Wednesday, February 1, 2012

The Zealots' Perspective

The following extremely informative video includes an interview (in Hebrew) with the leader of the thugs in Bet Shemesh, as well as some important footage of events (please note that the video includes random advertisements, some of which, according to reader reports, include immodest scenes):

It shows how far apart their worldview is from normal society. I can't think of any short-term solution for this problem. In the long run, however, I think that their society is doomed, due to the freedom of speech and infiltration of ideas that the internet brings. I think that they know it, too, which is why they are getting so worked up lately.

It's good to see a sharp condemnation of their actions, in this report of a lecture by Rav Edelstein of Ponovezh.

(Hat-tip: Rafi G. at Life In Israel, the best news source)


  1. Rabbi,
    You wrote:
    "I think that their society is doomed, due to the freedom of speech and infiltration of ideas that the internet brings. I think that they know it, too, which is why they are getting so worked up lately."

    This is EXACTLY the point that David P. Goldman makes in his book "How Civilizations Die" and also in "It's not the End of the World. It's Just the End of You." He brings statistics to support this point as well. Those books are consciously, a rationalist defense of orthodox Judaism and christianity. You would probably love them.

  2. I see the irrationality and thuggery as symptoms of the decline. Information which challenges their views and puts the lie to many of the communities' stories is everywhere. An earlier generation of Orthodox Jews did what the observant have always done. They figured out how to adapt to meet religious needs in the world in which they found themselves.

    Today's shrill, reactionary fringe shuts itself in and lashes out violently because it knows at some level that it cannot succeed. Science, communication, information, contact with outsiders and challenges to the doctrine of ethnic superiority are existential threats. Therefore, irrationality, insularity, normal social relations, ever-increasing restrictions and even the inability to speak the same language as outsiders are enforced with ever increasing violence. And it still doesn't work. The outside world continues to exist and exert its attractions on the Tremblers.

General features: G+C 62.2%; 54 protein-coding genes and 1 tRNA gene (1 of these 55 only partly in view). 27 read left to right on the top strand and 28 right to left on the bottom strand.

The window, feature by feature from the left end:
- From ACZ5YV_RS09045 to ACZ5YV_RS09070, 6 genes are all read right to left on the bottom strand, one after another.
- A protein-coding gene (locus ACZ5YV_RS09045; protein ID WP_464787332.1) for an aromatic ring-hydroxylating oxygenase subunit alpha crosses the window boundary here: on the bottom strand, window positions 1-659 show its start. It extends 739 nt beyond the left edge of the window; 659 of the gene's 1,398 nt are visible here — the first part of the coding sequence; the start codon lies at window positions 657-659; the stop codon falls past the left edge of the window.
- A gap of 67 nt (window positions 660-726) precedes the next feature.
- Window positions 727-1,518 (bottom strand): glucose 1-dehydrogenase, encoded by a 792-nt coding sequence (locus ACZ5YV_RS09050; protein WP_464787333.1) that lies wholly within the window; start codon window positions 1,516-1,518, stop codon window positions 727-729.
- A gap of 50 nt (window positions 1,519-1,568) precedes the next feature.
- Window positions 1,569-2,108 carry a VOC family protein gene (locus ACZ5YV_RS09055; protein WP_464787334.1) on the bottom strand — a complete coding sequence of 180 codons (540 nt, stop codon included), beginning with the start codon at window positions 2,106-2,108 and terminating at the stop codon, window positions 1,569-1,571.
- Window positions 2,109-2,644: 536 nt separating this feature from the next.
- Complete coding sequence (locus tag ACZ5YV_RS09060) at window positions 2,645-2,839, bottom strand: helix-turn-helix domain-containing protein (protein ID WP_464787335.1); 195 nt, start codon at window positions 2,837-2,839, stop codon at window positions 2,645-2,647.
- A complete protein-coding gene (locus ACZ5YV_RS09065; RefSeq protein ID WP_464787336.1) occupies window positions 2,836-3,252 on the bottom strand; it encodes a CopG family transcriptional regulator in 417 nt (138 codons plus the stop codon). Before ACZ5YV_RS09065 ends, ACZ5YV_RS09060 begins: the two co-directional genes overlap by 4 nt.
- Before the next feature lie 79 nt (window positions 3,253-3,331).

Further, the lifestyle is not economically sustainable. The large families which maintain Charedi political influence are paid for by others through taxes or charity. The low male workforce participation ensures poverty and dependency.

    The system has limped along for sixty years, but is failing. Charity is drying up, and even the most generous Jews are beginning to change their priorities in giving. Government assistance is drying up. Without these the lifestyle of large families, enforced idleness, full-time life-long indoctrination cannot and will not survive.

    The only question is whether its collapse destroy Israel and Orthodox Judaism.

  3. I just saw this today:

    Apparently, it's still possible to close yourself off from the internet :)

    Warning, that link has some non-tzenuah pictures.

    Perhaps in the future there will still be 15,000 charedim with this way of life.

  4. "I think that their society is doomed, due to the freedom of speech and infiltration of ideas that the internet brings."

    Pretty surprised to see you make such a statement. You're into science, I know, not history, but a good rationalist should know a heap of the latter too. And there are countless examples in history of men assuming orthodox Jews were finished, only to be proven wrong.

  5. One minor point that I found interesting....Friedman spoke fluent modern Hebrew with a modern Israeli accent. Many people living in Israel who came out of the "old Yishuv" and other closed Haredi groups speak Hebrew with what we may call a "yeshivishe" or "yiddishe" accent, but apparently Friedman himself was exposed to modern influences which affected the way he speaks.

  6. Can anyone verify that this guy is the real deal? Seems to me that there's an issue with trusting that the guy is actually a "zealot" if he's willing to do an interview for Israeli tv.

  7. DF, previous generations of Orthodox Jews rose to the challenges of a changing world and adapted. They learned skills, moved their families thousands of miles, adapted religious practice to new conditions. They learned how to remain Jews in worlds they could not control.

    The current crop of extremists turns this on its head. They reject adaptation choosing to just shut out everything with which they are not comfortable. Rather than becoming professionals and entrepreneurs a huge percentage survives on government benefits and private charity. They don't even want their children to be fluent in languages - English and Modern Hebrew - which would allow them access to wider opportunities.